MN Impact: A novel system for ammonia-based sustainable energy and agriculture
Nitrogen fertilizer is an essential part of the farming process. Minnesota farmers send more than $400 million a year out of the state to buy nitrogen fertilizer, most of which comes from outside the U.S. and leaves a hefty carbon footprint.
What has been done
A team of researchers from across the University of Minnesota has set out to develop a cleaner, more sustainable alternative to traditional nitrogen fertilizer. Their recipe relies on three abundant resources: air, water, and wind.
Traditional ammonia production requires the formation of molecular hydrogen, followed by contacting the hydrogen with molecular nitrogen over a catalyst in the Haber-Bosch process for ammonia synthesis—an inefficient process.
The team turned to wind energy, a resource readily available in the same regions of the state where farmers need to fertilize their crops. Specifically, wind power fuels the removal of hydrogen from water, while a separate process extracts nitrogen from air. Running hydrogen and nitrogen through a chemical reaction can take the two elements and form ammonia, which can then be used as both fertilizer and fuel.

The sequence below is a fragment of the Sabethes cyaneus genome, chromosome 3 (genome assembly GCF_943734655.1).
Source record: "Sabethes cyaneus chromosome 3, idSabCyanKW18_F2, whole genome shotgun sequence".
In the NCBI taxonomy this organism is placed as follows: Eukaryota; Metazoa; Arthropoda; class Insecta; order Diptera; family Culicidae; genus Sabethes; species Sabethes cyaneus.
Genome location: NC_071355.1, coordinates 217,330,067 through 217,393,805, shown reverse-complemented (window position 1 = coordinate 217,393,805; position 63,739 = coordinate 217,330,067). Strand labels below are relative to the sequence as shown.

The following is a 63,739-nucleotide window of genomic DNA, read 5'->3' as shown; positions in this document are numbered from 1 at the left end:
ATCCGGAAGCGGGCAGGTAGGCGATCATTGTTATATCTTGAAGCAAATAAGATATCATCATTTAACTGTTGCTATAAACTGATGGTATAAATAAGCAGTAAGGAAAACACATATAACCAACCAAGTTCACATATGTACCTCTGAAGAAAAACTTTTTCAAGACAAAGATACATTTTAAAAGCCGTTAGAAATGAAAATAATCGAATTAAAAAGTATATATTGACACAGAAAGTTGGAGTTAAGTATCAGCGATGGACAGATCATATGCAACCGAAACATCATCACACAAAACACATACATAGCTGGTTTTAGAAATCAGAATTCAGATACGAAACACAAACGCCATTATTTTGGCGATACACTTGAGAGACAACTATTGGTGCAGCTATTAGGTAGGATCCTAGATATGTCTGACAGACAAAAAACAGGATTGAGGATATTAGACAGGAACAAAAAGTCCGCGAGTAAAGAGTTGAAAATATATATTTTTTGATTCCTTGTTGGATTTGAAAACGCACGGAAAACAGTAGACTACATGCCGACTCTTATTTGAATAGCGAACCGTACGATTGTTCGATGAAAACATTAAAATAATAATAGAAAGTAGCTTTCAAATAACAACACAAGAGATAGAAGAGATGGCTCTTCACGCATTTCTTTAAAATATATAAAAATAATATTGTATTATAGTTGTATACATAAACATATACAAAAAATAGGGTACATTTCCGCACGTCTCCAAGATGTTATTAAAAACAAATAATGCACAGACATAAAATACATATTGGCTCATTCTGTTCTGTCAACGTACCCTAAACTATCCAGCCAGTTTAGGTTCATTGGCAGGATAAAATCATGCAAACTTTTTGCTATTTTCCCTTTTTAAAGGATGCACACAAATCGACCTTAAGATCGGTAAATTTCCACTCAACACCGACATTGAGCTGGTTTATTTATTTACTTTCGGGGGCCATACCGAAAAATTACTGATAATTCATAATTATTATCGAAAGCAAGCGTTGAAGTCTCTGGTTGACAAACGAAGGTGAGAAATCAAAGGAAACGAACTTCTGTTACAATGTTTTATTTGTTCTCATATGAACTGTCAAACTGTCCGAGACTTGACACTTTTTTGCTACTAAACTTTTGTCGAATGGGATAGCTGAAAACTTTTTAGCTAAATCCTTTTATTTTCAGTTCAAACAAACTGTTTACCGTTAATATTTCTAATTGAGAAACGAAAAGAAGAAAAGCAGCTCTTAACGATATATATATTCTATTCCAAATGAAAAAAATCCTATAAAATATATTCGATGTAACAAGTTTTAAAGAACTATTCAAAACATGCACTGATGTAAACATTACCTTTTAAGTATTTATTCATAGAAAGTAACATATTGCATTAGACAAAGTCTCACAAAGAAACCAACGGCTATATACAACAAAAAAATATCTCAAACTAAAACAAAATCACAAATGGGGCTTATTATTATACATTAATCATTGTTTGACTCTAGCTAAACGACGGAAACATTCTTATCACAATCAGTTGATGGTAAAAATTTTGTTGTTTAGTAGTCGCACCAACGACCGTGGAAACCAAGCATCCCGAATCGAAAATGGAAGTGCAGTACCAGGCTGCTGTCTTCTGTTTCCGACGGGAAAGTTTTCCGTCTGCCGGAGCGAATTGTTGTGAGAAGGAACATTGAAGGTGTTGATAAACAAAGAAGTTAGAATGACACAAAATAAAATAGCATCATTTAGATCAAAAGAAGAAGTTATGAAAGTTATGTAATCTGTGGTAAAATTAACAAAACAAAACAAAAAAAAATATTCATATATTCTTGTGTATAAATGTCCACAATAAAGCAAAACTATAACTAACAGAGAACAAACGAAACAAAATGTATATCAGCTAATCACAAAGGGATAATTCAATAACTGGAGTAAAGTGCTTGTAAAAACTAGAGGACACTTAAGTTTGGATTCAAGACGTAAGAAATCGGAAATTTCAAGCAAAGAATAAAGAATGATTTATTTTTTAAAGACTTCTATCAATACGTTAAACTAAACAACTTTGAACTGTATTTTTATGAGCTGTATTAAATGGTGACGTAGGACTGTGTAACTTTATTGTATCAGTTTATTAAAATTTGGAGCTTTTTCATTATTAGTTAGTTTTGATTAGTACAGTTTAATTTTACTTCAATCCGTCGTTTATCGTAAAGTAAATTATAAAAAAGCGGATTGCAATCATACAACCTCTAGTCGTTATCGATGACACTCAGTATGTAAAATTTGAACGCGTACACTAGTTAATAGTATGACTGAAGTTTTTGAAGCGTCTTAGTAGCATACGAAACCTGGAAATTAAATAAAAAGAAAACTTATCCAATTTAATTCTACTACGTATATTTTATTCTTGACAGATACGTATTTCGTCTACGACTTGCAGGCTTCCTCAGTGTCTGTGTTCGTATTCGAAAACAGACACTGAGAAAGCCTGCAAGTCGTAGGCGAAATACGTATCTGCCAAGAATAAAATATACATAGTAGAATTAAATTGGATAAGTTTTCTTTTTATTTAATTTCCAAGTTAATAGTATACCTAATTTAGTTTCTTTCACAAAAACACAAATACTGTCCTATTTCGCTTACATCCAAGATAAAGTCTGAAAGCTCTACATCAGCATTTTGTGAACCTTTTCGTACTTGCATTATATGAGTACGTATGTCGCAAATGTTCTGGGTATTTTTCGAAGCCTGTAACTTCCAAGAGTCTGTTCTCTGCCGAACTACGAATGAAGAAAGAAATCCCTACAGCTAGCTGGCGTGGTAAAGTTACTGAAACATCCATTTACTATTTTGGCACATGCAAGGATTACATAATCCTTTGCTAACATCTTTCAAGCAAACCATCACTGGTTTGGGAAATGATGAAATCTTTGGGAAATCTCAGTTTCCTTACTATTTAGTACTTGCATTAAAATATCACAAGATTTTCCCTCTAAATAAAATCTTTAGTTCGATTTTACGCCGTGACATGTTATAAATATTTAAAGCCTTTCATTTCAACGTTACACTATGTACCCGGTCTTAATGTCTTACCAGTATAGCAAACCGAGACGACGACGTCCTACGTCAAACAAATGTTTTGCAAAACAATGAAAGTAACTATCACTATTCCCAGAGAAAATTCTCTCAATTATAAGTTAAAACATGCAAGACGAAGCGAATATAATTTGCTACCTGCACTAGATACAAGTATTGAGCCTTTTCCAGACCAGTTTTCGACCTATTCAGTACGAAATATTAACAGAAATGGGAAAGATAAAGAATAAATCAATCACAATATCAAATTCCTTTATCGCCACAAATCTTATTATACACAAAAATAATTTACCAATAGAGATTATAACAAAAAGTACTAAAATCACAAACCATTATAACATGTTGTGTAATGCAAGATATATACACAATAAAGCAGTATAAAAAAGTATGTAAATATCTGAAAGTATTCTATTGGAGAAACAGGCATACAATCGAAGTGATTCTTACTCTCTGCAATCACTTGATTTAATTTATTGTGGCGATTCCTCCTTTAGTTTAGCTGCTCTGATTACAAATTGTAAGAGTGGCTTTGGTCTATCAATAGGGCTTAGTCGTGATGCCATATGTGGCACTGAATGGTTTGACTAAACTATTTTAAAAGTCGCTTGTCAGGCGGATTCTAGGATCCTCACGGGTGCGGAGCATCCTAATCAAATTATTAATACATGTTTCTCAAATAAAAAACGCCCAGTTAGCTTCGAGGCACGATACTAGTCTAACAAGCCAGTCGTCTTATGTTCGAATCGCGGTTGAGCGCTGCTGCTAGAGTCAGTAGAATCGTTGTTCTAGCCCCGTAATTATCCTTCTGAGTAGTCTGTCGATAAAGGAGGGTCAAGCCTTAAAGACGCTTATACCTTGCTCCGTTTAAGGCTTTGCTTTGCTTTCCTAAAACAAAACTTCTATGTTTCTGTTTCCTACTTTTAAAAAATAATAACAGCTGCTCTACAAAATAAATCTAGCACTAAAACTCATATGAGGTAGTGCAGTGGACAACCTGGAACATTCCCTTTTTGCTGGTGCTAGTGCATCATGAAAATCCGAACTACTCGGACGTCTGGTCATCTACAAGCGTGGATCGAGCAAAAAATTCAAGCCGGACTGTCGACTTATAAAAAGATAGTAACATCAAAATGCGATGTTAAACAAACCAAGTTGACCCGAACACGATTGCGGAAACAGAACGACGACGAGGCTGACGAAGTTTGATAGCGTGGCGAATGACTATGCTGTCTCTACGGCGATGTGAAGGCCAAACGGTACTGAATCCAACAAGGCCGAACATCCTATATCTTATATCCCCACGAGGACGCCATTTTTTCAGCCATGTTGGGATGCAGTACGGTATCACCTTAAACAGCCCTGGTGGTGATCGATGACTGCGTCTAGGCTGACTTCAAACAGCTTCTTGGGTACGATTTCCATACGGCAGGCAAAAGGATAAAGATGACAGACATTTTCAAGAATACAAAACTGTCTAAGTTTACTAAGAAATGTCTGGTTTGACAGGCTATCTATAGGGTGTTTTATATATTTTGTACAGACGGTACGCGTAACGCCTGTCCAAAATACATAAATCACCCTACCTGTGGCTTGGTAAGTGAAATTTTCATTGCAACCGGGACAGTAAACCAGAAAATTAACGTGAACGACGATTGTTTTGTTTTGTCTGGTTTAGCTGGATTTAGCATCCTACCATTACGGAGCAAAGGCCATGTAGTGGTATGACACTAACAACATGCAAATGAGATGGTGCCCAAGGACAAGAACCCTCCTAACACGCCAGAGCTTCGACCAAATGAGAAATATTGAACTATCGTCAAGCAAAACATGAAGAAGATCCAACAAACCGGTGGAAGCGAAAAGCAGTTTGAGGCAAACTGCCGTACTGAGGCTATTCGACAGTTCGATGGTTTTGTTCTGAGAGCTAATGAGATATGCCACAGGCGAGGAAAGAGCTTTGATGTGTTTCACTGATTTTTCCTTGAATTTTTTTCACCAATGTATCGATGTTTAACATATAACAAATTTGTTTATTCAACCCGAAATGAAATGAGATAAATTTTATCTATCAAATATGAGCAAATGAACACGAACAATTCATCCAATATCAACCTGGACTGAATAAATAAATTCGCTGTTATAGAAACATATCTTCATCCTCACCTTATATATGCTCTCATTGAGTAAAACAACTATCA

Using wind production and energy load data from the University of Minnesota Morris Campus and the West Central Research and Outreach Center, a case study using ammonia as energy storage has shown a low carbon credit cost of $17.60/tonCO2. In addition, University researchers have developed more efficient, renewable ammonia production technologies—several of which have patents.
The research team is now partnering with collaborators across the nation and world with an aim to bring a large-scale demonstration project to Minnesota. With this ongoing research, Minnesota is well on its way to decarbonize the energy consumed in production agriculture.